The United States Students Association reports that student debt in America is currently $1.3 trillion (2016), the second-highest level of consumer debt behind only mortgages. The average graduate of higher education institutions owes $28,400.  Census and survey data indicate that the majority of college students are employed at least twenty hours a week. While more than a third of all full-time students work full time, nearly half are enrolled part time. Due to the aforementioned constraints, marginalized groups are prevented from obtaining access to higher education, campus’ lack diversity, and society suffers various forms of human degradation.

Higher education has an important role to play in advancing social justice and in the development of an egalitarian society. Unfortunately, many adults are excluded from the educational system and hence cannot participate meaningfully in the economic, social, political and cultural life of their communities. More than ever, contemporary faith-based colleges and universities are needed to re-conceptualize their current systems to more faithfully provide access to the underserved and marginalized.

The concept of marginalization is generally used to describe socioeconomic, political, physical, and cultural spheres, such as, economic, educational, cultural, and other support systems. Marginalized groups have historically suffered deprivation in all walks of life in general and in education in particular. Not only are we aware of the vital role that education plays in counteracting disadvantages over which people have little control, but also has an important role in shaping their opportunities for education and wider life chances.

Education is a tool that helps the marginalized rise out of poverty. It allocates upward mobility and offers individuals the opportunity to truly partake in a growing knowledge economy. To do this successfully, however, institutions of higher education need to be diligent about programs, scholarships and endowments. Colleges and universities must strive to tap into every available resource, including donors and state and federal funds, to ensure that they provide equitable opportunities to marginalized groups and those that lack adequate financial resources.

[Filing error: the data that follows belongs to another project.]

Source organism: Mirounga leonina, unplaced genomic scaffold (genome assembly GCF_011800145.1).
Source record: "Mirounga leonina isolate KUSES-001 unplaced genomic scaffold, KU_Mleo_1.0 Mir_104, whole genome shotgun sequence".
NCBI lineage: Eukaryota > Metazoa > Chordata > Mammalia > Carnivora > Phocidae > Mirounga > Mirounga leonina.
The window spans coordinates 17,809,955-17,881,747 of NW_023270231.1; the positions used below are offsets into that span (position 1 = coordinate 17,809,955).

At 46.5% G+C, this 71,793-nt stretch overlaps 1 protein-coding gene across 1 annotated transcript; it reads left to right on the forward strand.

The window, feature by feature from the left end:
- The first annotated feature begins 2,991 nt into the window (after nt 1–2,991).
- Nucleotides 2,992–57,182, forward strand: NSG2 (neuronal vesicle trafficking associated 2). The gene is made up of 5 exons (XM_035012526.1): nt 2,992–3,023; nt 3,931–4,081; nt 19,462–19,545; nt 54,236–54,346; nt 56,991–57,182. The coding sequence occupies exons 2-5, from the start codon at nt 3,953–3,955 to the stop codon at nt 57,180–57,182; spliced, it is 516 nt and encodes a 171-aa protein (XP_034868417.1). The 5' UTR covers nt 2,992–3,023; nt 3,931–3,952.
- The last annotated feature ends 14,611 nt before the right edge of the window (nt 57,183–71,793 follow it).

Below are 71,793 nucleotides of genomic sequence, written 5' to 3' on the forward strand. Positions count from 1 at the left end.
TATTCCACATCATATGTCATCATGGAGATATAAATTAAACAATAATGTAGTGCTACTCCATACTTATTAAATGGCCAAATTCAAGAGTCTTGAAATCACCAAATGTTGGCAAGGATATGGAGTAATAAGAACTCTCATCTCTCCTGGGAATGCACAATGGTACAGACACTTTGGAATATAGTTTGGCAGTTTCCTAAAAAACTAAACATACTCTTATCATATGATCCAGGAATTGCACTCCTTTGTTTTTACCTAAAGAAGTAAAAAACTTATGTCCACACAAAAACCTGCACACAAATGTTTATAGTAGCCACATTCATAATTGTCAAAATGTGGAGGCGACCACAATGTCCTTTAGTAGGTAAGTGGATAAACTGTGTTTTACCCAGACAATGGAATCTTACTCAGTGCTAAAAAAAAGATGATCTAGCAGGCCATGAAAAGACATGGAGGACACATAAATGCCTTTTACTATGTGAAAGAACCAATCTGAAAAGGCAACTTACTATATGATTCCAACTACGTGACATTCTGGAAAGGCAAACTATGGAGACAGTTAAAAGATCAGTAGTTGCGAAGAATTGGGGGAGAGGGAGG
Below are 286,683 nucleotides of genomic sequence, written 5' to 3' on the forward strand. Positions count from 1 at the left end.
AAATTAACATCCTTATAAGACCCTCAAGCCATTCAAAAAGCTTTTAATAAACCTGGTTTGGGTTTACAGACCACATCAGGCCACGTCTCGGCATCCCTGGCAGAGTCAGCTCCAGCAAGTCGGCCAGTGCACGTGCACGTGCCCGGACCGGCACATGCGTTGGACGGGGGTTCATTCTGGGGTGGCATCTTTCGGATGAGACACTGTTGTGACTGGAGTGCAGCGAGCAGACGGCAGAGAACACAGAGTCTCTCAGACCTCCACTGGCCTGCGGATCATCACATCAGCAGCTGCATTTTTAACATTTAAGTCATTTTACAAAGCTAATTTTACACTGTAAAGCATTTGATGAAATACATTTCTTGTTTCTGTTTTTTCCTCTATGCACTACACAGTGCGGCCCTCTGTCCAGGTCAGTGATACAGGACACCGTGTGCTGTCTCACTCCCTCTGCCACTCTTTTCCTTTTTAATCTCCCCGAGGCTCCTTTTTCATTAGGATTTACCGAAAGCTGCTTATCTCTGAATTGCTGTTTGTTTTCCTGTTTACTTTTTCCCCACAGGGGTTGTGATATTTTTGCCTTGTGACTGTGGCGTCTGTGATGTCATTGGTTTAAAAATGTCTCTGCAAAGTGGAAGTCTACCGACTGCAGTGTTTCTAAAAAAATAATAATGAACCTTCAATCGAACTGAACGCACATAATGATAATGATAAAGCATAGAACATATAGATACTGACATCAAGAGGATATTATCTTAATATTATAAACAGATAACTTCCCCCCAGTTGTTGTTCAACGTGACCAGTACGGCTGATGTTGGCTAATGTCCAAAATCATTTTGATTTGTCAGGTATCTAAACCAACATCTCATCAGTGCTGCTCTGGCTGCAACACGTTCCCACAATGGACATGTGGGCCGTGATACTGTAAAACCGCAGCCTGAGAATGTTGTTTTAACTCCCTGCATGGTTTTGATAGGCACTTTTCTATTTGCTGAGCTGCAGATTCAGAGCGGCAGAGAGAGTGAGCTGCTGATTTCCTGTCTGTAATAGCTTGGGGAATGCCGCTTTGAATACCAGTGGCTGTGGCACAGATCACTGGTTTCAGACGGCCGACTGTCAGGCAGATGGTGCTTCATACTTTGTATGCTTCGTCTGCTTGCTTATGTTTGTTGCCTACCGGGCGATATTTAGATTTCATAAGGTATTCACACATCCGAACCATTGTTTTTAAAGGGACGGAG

According to the Association of American Colleges and Universities  (AACU), the struggle for equity has been central to the history of US higher education, asserting the importance and the social benefit of making the academy more inclusive. The imperative to admit those from marginalized groups into the power, privileges, and pleasures of academic life inspired the affirmative-action global policy statements of the Education For All Movement.

The Education For All Movement was introduced in 1990 with the Education For All Declaration authored in Jomtien, Thailand. The document incorporated an explicit commitment to “under-served groups” including “the poor; street and working children; rural and remote populations; nomads and migrant workers; indigenous peoples; ethnic, racial and linguistic minorities; refugees; those displaced by war; and people under occupation.”

Like Jomtien, the World Declaration of Higher Education(Paris, 1998), was published to encourage that higher education be equally accessible to all “on the basis of merit . . . without discrimination on the grounds of race, gender, language, religion or economic, cultural or social distinctions, or physical disabilities.” Accordingly, institutions of higher education have a duty “to educate, to train, to undertake research and, in particular, to contribute to the sustainable development and improvement of society as a whole.”  Following in the footsteps of the Jomtien and the Paris conventions, theDakar World Education Framework (2000) supported a more implicit commitment, referring to “children in difficult circumstances and those of ethnic minorities.”

Finally, the UNESCO, Education for All, Global Monitoring Report (2010) expanded all previous definitions by describing marginalization in education as a “form of acute and persistent disadvantage rooted in underlying social inequalities, representing a stark example of clearly remediable injustice.”  Considered a “basic human right” education is also a “catalyst for poverty reduction, economic growth, and social mobility.” As such, the Report states that ensuring that all citizens receive a good quality education should be one of the central priorities of all governments.